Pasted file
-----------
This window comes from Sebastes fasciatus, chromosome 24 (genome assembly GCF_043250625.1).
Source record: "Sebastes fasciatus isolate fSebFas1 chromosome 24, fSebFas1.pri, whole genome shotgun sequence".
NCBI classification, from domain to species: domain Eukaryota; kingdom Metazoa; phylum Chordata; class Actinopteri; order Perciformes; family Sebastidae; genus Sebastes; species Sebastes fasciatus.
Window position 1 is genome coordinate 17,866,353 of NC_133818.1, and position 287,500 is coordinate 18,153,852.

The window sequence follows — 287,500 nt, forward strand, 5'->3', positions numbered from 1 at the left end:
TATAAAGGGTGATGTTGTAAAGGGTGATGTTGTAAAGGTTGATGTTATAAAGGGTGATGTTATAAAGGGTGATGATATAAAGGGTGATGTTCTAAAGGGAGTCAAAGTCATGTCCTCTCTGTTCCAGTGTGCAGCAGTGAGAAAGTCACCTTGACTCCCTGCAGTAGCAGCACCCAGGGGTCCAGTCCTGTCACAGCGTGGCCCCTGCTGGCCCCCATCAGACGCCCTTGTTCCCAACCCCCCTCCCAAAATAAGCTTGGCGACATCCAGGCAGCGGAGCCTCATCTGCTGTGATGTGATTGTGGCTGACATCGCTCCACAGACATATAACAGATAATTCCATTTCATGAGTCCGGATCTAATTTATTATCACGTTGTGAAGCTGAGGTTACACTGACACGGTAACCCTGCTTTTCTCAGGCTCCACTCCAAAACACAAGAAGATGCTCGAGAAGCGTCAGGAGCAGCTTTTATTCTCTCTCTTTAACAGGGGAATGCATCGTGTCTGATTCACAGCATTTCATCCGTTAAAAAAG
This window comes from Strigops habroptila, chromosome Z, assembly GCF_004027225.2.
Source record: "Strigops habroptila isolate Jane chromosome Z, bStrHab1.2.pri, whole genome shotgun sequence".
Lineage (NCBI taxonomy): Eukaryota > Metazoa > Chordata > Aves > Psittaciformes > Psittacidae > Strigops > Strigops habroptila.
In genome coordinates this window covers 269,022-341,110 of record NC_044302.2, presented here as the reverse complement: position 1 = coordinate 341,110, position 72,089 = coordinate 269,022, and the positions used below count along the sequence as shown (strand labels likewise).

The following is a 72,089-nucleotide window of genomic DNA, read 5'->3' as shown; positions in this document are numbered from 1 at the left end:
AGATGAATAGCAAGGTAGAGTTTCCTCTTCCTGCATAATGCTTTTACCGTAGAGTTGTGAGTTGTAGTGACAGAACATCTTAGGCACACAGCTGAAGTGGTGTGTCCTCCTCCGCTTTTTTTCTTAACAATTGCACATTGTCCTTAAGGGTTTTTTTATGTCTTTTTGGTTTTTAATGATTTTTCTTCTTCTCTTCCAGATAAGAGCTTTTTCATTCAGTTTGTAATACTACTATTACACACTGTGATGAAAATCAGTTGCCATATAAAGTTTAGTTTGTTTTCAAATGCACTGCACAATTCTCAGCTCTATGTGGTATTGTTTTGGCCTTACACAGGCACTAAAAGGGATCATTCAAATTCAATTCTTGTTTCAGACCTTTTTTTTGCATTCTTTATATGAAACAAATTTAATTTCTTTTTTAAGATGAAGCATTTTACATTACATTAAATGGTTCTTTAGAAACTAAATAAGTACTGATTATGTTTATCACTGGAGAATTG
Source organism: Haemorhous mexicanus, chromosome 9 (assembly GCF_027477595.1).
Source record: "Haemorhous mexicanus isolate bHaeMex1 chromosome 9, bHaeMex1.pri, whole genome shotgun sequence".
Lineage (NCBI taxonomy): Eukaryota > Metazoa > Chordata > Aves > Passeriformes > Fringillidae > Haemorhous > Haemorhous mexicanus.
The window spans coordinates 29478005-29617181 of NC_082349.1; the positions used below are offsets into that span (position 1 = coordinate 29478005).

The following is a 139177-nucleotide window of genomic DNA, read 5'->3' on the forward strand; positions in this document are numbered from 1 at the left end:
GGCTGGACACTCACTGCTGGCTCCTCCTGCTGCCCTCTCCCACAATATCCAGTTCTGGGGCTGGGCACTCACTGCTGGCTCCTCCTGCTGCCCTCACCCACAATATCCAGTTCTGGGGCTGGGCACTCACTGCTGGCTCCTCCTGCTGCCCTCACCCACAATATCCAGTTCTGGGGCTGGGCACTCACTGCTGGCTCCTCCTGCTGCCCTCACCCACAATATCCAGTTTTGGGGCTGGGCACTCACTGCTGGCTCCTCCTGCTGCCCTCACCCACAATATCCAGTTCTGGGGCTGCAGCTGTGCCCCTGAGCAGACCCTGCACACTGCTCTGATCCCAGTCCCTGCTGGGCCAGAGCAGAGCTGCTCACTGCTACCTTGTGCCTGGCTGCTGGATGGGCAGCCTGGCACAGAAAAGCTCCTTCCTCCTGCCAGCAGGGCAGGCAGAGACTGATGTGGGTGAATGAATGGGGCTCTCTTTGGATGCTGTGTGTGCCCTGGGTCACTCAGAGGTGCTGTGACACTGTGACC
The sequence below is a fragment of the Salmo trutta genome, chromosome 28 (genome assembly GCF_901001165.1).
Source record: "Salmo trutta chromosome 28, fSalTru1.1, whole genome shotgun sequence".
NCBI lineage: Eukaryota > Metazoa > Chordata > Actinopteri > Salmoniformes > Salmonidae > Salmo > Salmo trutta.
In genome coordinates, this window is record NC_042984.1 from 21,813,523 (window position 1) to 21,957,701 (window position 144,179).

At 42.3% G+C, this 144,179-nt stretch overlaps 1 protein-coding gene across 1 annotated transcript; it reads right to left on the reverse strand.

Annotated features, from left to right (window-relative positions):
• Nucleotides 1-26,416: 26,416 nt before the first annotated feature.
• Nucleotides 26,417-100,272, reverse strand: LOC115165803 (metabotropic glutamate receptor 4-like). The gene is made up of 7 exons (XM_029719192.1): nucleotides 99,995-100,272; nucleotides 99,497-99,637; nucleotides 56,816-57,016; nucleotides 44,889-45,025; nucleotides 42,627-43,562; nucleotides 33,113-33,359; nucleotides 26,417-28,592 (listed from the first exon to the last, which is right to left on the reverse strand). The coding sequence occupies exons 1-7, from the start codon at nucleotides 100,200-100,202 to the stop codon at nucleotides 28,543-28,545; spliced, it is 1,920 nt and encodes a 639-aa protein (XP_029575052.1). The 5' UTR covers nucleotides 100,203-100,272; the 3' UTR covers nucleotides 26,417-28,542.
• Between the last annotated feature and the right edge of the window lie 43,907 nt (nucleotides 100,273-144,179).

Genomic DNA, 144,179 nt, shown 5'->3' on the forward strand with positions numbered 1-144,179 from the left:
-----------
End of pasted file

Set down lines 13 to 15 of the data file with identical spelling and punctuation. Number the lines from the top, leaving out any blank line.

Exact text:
Source organism: Haemorhous mexicanus, chromosome 9 (assembly GCF_027477595.1).
Source record: "Haemorhous mexicanus isolate bHaeMex1 chromosome 9, bHaeMex1.pri, whole genome shotgun sequence".
Lineage (NCBI taxonomy): Eukaryota > Metazoa > Chordata > Aves > Passeriformes > Fringillidae > Haemorhous > Haemorhous mexicanus.